Song of Solomon 8:10–14
When I was in Bible school, the professor of a synthesis class had us study the “blessings and curses” passages in the Old Testament books of Law. He showed how the words of the prophets written later invariable came from those passages. It was fascinating and gave me a greater appreciation for the unity of the Bible, even with many different human authors. A major section of blessings and curses is in Leviticus 26 . . .
“If you walk in my statutes and observe my commandments and do them, then I will give you your rains in their season, and the land shall yield its increase, and the trees of the field shall yield their fruit. Your threshing shall last to the time of the grape harvest, and the grape harvest shall last to the time for sowing. And you shall eat your bread to the full and dwell in your land securely. I will give peace in the land, and you shall lie down, and none shall make you afraid. And I will remove harmful beasts from the land, and the sword shall not go through your land. You shall chase your enemies, and they shall fall before you by the sword. Five of you shall chase a hundred, and a hundred of you shall chase ten thousand, and your enemies shall fall before you by the sword. I will turn to you and make you fruitful and multiply you and will confirm my covenant with you.” (Leviticus 26:3–9)
“But if you will not listen to me and will not do all these commandments, if you spurn my statutes, and if your soul abhors my rules, so that you will not do all my commandments, but break my covenant, then I will do this to you: I will visit you with panic, with wasting disease and fever that consume the eyes and make the heart ache. And you shall sow your seed in vain, for your enemies shall eat it. I will set my face against you, and you shall be struck down before your enemies. Those who hate you shall rule over you, and you shall flee when none pursues you. And if in spite of this you will not listen to me, then I will discipline you again sevenfold for your sins, and I will break the pride of your power, and I will make your heavens like iron and your earth like bronze. And your strength shall be spent in vain, for your land shall not yield its increase, and the trees of the land shall not yield their fruit . . . . They shall stumble over one another, as if to escape a sword, though none pursues. And you shall have no power to stand before your enemies. And you shall perish among the nations, and the land of your enemies shall eat you up.” (Leviticus 26:14–20, 37–38)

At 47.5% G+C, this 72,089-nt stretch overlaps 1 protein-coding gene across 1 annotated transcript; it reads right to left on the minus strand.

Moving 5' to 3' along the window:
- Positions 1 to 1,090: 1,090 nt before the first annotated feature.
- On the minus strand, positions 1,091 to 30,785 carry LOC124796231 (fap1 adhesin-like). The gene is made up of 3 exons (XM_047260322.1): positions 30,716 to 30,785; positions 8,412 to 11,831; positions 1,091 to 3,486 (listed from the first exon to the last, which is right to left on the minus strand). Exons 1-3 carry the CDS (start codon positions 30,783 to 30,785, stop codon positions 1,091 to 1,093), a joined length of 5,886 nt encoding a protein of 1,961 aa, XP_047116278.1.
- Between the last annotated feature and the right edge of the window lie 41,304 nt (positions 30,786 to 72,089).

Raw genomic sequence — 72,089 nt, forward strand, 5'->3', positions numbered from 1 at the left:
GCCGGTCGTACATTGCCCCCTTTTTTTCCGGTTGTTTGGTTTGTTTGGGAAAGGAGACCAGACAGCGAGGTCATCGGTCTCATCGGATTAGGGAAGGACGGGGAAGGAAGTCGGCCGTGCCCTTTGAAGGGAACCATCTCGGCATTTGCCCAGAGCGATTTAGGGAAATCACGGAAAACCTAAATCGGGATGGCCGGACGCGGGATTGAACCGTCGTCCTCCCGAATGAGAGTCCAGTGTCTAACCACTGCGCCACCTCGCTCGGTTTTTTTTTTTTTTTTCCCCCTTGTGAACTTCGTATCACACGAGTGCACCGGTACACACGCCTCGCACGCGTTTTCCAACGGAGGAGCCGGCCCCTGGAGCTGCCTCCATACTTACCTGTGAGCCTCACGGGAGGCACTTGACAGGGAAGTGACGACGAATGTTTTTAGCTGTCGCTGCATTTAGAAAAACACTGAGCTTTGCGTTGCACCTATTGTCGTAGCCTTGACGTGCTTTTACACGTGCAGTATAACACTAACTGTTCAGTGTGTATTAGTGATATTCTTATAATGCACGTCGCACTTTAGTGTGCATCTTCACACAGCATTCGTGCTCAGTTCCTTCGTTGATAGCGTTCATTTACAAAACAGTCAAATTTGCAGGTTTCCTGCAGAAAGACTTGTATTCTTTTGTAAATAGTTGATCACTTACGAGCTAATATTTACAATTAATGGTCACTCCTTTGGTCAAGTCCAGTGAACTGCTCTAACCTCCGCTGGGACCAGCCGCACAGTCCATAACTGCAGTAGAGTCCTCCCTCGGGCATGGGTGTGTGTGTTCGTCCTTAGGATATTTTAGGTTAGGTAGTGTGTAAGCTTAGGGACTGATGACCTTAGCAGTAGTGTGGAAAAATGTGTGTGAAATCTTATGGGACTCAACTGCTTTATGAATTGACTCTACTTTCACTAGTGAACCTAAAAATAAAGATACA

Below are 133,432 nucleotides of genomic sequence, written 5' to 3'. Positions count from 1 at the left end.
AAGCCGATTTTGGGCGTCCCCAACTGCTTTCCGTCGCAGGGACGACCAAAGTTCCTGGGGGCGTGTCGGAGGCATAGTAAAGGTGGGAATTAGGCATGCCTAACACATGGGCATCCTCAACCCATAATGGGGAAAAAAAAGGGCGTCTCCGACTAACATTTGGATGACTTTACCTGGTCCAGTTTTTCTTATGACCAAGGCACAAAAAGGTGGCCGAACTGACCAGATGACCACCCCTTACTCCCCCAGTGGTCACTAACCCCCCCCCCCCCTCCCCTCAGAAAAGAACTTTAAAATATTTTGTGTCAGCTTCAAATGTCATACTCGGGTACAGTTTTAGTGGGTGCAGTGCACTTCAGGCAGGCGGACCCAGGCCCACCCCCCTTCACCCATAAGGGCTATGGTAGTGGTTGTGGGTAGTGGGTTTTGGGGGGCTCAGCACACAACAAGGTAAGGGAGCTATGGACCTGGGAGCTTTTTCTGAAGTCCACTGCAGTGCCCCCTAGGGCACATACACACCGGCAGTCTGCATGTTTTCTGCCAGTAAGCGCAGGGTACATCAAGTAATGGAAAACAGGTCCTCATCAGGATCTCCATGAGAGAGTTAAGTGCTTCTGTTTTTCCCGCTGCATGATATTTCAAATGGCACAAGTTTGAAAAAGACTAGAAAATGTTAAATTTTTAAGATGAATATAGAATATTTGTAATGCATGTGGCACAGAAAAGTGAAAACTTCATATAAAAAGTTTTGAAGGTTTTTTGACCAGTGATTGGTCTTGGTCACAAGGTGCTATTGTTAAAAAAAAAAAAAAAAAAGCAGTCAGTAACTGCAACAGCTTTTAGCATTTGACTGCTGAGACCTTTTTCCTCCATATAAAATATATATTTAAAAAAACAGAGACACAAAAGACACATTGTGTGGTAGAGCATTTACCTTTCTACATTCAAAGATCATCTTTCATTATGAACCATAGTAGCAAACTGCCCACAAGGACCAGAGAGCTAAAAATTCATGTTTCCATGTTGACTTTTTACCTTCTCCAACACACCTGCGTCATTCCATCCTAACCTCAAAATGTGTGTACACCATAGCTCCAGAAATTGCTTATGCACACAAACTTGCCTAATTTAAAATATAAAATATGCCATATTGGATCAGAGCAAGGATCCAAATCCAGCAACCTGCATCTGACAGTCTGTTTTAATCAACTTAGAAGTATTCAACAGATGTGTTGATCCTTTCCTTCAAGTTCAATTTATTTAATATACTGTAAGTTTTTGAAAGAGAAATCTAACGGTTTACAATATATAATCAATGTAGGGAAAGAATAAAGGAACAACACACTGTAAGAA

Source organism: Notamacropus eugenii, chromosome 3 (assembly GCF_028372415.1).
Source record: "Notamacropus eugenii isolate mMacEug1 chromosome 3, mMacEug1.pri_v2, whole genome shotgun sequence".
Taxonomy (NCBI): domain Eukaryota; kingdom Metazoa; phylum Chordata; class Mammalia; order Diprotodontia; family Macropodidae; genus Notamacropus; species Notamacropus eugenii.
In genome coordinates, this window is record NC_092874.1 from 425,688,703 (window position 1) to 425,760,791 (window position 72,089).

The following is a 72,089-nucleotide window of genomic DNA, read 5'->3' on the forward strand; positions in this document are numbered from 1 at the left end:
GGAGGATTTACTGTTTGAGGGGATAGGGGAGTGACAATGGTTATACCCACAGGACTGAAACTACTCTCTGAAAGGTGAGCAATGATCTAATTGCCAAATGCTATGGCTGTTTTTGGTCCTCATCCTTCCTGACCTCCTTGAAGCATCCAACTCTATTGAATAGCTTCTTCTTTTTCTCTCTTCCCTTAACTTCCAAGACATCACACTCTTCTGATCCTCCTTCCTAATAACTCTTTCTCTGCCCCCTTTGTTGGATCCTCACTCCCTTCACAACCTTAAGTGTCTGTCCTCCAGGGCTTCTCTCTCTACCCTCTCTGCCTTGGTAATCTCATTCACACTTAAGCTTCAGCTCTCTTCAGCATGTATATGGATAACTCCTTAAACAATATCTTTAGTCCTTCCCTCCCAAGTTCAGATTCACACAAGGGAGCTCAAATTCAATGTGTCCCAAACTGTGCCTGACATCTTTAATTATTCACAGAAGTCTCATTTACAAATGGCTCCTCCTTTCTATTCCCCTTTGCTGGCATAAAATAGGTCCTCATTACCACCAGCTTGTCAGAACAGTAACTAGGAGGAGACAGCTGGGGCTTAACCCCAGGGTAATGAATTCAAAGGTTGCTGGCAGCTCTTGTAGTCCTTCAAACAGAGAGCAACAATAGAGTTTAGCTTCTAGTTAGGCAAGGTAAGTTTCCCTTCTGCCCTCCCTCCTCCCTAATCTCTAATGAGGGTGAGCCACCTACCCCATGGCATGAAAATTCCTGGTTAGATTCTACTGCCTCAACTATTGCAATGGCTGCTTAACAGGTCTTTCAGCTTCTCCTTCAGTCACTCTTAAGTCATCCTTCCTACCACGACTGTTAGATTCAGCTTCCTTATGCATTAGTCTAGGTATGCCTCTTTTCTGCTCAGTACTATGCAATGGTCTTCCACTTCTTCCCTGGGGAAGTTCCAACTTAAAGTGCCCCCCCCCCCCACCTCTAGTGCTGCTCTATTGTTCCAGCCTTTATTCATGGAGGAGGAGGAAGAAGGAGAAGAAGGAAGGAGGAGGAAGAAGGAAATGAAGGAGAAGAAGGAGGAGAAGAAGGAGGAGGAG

God wants obedience and blesses His people when it happens, but disobedience brings trouble. While we could say that doing the wrong things brings those consequences on ourselves, the sovereignty of God does figure into the equation. He is the Lord.
The most amazing part of these passages, both here and in the prophets, is that invariable they end in with a promise of grace. Even though the people did not obey and wound up in captivity or worse, God still promised to pull them out of the messes they were in and remember the covenant that He made with them.
“Yet for all that, when they are in the land of their enemies, I will not spurn them, neither will I abhor them so as to destroy them utterly and break my covenant with them, for I am the Lord their God. But I will for their sake remember the covenant with their forefathers, whom I brought out of the land of Egypt in the sight of the nations, that I might be their God: I am the Lord.” (Leviticus 26: 44–45)
As a child of God under the new covenant, I am so very aware that God still blesses obedience. He also makes life terribly uncomfortable when I disobey. I know I could blame my conscience or say that my foolish choices produced those results, but that is only partly true. He is my God and He is Lord of all. He knows how to deal with His bratty daughter.
Right now, I am thankful for the blessings. The more determined I am to cooperate with Him, the more determined He seems to take care of me, even in ways that I never expect. One of the best blessing from obedience is greater intimacy with Jesus Christ. It is as He said . . .
“My sheep hear my voice, and I know them, and they follow me. I give them eternal life, and they will never perish, and no one will snatch them out of my hand. My Father, who has given them to me, is greater than all, and no one is able to snatch them out of the Father’s hand. I and the Father are one.” (John 10:27–30)
Christ is the Savior. I am not. Yet He blesses cooperation as He works to save me from sin and keep me in His care. He produces fruit in my life and gives me greater assurance that I am secure. His unity with the Father becomes more precious as I experience greater unity with Him.
This verse from Solomon’s Old Testament love poem reminds me that God purchased me for Himself, yet gives me stewardship also: “Solomon had a vineyard at Baal-hamon; he let out the vineyard to keepers; each one was to bring for its fruit a thousand pieces of silver.” (Song of Solomon 8:11)
That is, the Lord makes my life is fruitful for Him, yet bring the fruit to Him. I don’t fully understand how He works in me and I work out what He puts in, but it is a blessed relationship, even more blessed when I cooperate rather than do my own thing.